Wimbish’s pleasant, evocative vocals are a bit of a red herring, as he can use his voice in a number of different ways: quiet singing, falsetto, loud singing, full-bodied roaring, all-out screaming. This diversity of vocals is necessary due to the variety of emotions that Wimbish displays throughout the incredible 7-song EP: calm confidence, fear, desperation, enthusiasm, hope. Most of Wimbish’s songs form a lyrical arc, starting in one emotion and ending in another; this lets the music and lyrics unfold in a symbiotic relationship that creates incredibly satisfying tunes and enables the huge sweeps in emotion to be natural instead of forced.
But Wimbish isn’t just a brilliant lyricist: he also played literally every instrument (except a couple guest spots in “Jericho”) on this album, marking him an instrumental virtuoso that can play piano, horns, accordion, strings, flute, drums, auxiliary percussion and all manner of stringed strummers and pluckers. That’s absolutely incredible.
His melody and songwriting skills are top-shelf as well. “Stones” is a chipper tune that puts horns and glockenspiel to charming use, while the unusual strings of “Fever” create a brilliant foundation for a melody. “Jericho” lets a beautiful piano elegy lead the tune, while the aforementioned “Lazarus” has more adrenaline in its folky soul than I do most days. The raw emotional power of “Leper” is absolutely stunning. (Wimbish has ripped a page from the Page France book in naming all his tunes single words.)
As I alluded to earlier, it’s not perfect. It’s easily the most exciting display of raw songwriting talent that I’ve heard this year, but it still needs refining. Wimbish is prone to big, slab-like string-and-horn arrangements; think of the over-arching orchestra on Coldplay’s track “Viva La Vida” and you’ll get why “Dirt” isn’t my song of the year. He also has a tendency to over-arrange; “Dirt” could have stood with far less instruments, because the melody and lyrics are so incredibly powerful. Wimbish has a problem that I have rarely, if ever, encountered in ten years of reviewing: his lyrics and melodies are so good that they actually ask for less things happening than more. A stripped-down version of this EP would be just as good, if not better, than this full-out version. And you’ve just read how I’ve been gushing about the full-out version.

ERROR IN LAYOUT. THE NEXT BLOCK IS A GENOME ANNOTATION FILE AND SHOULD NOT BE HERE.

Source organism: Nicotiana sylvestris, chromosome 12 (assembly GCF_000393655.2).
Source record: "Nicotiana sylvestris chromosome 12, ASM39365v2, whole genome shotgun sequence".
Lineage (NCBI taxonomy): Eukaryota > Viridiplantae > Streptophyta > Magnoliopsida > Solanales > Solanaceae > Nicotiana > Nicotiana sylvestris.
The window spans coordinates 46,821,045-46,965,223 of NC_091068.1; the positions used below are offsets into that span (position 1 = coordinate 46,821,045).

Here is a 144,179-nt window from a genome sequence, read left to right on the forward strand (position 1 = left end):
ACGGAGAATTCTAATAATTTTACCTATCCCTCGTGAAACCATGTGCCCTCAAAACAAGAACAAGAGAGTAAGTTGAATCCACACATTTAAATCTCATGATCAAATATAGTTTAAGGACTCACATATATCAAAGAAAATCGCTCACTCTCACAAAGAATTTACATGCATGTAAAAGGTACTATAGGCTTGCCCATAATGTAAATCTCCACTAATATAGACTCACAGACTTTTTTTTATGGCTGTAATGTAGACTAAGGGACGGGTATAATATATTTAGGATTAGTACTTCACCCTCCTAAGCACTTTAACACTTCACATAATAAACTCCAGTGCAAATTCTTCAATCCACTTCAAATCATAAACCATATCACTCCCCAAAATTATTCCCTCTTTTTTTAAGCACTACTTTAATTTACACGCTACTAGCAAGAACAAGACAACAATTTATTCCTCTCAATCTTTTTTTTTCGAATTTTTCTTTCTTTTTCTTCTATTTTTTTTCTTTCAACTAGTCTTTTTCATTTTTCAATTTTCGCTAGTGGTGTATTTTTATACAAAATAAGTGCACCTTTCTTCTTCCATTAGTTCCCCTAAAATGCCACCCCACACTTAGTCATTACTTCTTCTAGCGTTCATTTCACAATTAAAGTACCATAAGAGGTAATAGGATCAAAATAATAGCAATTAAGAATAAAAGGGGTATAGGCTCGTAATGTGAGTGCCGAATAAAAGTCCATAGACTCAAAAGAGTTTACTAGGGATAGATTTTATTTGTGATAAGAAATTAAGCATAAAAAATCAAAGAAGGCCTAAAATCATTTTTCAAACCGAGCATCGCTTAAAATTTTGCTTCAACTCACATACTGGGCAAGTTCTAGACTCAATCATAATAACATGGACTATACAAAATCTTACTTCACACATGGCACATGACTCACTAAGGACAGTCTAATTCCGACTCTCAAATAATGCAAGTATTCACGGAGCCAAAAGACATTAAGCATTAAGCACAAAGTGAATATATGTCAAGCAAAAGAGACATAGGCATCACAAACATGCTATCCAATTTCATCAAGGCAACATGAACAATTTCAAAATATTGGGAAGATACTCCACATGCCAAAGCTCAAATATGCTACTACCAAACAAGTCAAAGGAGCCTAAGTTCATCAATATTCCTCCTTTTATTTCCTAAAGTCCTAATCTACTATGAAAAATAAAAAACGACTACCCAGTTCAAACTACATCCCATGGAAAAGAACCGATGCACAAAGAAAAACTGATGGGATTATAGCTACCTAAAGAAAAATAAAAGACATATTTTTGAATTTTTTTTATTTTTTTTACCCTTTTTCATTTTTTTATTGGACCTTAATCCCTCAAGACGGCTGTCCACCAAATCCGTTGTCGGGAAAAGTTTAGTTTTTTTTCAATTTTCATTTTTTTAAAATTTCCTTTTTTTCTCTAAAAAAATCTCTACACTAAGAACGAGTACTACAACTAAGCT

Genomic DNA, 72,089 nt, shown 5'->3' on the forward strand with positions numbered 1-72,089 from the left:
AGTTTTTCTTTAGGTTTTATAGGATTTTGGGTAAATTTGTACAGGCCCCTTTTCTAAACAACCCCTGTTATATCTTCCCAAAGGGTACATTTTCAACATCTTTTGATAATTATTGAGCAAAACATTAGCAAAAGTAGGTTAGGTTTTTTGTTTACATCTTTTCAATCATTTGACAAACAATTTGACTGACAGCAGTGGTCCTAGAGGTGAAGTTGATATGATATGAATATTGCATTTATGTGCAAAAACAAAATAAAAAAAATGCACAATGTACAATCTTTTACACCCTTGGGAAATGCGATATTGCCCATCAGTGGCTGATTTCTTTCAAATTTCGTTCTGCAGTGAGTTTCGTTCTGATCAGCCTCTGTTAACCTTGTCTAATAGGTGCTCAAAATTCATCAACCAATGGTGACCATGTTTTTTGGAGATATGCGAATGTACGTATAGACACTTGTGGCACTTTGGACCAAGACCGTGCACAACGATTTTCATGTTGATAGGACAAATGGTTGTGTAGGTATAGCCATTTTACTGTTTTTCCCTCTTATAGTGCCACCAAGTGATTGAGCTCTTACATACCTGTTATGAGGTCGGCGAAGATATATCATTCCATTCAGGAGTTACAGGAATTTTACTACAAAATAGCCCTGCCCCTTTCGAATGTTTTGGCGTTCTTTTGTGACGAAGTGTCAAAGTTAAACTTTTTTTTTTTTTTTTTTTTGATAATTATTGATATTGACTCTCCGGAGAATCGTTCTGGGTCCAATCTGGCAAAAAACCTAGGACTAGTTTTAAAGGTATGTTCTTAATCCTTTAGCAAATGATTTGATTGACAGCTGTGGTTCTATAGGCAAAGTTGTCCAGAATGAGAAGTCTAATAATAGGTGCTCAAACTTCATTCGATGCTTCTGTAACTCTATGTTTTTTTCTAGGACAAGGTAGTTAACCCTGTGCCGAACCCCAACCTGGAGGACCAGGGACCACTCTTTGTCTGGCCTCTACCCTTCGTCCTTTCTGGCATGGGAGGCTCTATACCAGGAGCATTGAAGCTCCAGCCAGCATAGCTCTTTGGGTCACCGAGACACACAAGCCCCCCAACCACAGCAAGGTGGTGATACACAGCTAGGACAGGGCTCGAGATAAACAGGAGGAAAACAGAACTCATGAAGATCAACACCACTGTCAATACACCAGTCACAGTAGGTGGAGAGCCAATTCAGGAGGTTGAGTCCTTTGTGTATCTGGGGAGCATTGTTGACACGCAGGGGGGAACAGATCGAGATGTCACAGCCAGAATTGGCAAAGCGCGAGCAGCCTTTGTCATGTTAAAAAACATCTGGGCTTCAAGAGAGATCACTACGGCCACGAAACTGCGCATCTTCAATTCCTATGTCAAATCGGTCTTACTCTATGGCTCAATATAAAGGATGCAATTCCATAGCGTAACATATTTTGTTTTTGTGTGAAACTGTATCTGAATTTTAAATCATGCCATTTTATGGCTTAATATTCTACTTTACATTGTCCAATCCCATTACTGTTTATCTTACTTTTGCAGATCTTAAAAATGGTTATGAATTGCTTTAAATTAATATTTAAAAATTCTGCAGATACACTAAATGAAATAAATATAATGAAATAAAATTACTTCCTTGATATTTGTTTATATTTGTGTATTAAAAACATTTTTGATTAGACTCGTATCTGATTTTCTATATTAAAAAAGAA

This is the most exciting album I’ve heard all year, and it’s almost December. If Wimbish keeps on this tack, his future music is going to be absolutely incredible. I’ve been listening to this for a month to make sure I’m not just blowing smoke, and I’m not. The Collection EP is a must-listen for everyone interested in folk, pop, singer/songwriter, and just good music. Sign me up on the “huge fan” list for The Collection.
For Independent Clauses’ seventh birthday last year, I put out a small, limited-time compilation of unreleased songs by my favorite bands that IC has covered. I stepped it up this year for IC’s eighth birthday: I helped put a real release of new material into the world.
The goal of IC over the past eight years has always been to help undiscovered artists; it’s a natural extension to move into producing and management.